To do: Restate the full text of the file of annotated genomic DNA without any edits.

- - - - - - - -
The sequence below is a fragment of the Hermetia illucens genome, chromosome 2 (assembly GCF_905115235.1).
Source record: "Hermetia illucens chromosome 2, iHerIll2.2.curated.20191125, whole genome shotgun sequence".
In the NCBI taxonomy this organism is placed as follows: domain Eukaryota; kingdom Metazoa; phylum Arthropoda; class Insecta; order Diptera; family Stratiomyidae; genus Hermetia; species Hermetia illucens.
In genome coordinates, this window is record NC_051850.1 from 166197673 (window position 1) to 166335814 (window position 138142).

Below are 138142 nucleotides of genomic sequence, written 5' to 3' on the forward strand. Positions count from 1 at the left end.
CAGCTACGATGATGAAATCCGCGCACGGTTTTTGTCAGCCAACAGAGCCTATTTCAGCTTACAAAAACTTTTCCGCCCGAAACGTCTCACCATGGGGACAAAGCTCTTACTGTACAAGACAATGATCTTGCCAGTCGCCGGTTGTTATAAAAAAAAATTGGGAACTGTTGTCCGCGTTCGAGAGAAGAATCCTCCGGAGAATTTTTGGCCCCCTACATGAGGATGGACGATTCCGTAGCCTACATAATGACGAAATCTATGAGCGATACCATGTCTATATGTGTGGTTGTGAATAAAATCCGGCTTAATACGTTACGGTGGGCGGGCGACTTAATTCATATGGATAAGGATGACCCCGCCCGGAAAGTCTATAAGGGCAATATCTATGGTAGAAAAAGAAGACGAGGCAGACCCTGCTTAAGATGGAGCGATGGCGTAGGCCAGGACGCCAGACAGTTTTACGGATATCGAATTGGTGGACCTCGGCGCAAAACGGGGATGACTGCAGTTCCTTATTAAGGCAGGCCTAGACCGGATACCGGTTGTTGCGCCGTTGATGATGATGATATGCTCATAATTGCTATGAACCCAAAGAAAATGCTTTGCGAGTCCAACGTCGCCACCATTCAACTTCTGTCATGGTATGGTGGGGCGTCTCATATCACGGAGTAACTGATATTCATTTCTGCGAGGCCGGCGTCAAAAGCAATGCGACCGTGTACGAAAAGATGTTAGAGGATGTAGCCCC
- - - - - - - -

The sequence below is a fragment of the Hermetia illucens genome, chromosome 2 (assembly GCF_905115235.1).
Source record: "Hermetia illucens chromosome 2, iHerIll2.2.curated.20191125, whole genome shotgun sequence".
In the NCBI taxonomy this organism is placed as follows: domain Eukaryota; kingdom Metazoa; phylum Arthropoda; class Insecta; order Diptera; family Stratiomyidae; genus Hermetia; species Hermetia illucens.
In genome coordinates, this window is record NC_051850.1 from 166197673 (window position 1) to 166335814 (window position 138142).

Below are 138142 nucleotides of genomic sequence, written 5' to 3' on the forward strand. Positions count from 1 at the left end.
CAGCTACGATGATGAAATCCGCGCACGGTTTTTGTCAGCCAACAGAGCCTATTTCAGCTTACAAAAACTTTTCCGCCCGAAACGTCTCACCATGGGGACAAAGCTCTTACTGTACAAGACAATGATCTTGCCAGTCGCCGGTTGTTATAAAAAAAAATTGGGAACTGTTGTCCGCGTTCGAGAGAAGAATCCTCCGGAGAATTTTTGGCCCCCTACATGAGGATGGACGATTCCGTAGCCTACATAATGACGAAATCTATGAGCGATACCATGTCTATATGTGTGGTTGTGAATAAAATCCGGCTTAATACGTTACGGTGGGCGGGCGACTTAATTCATATGGATAAGGATGACCCCGCCCGGAAAGTCTATAAGGGCAATATCTATGGTAGAAAAAGAAGACGAGGCAGACCCTGCTTAAGATGGAGCGATGGCGTAGGCCAGGACGCCAGACAGTTTTACGGATATCGAATTGGTGGACCTCGGCGCAAAACGGGGATGACTGCAGTTCCTTATTAAGGCAGGCCTAGACCGGATACCGGTTGTTGCGCCGTTGATGATGATGATATGCTCATAATTGCTATGAACCCAAAGAAAATGCTTTGCGAGTCCAACGTCGCCACCATTCAACTTCTGTCATGGTATGGTGGGGCGTCTCATATCACGGAGTAACTGATATTCATTTCTGCGAGGCCGGCGTCAAAAGCAATGCGACCGTGTACGAAAAGATGTTAGAGGATGTAGCCCC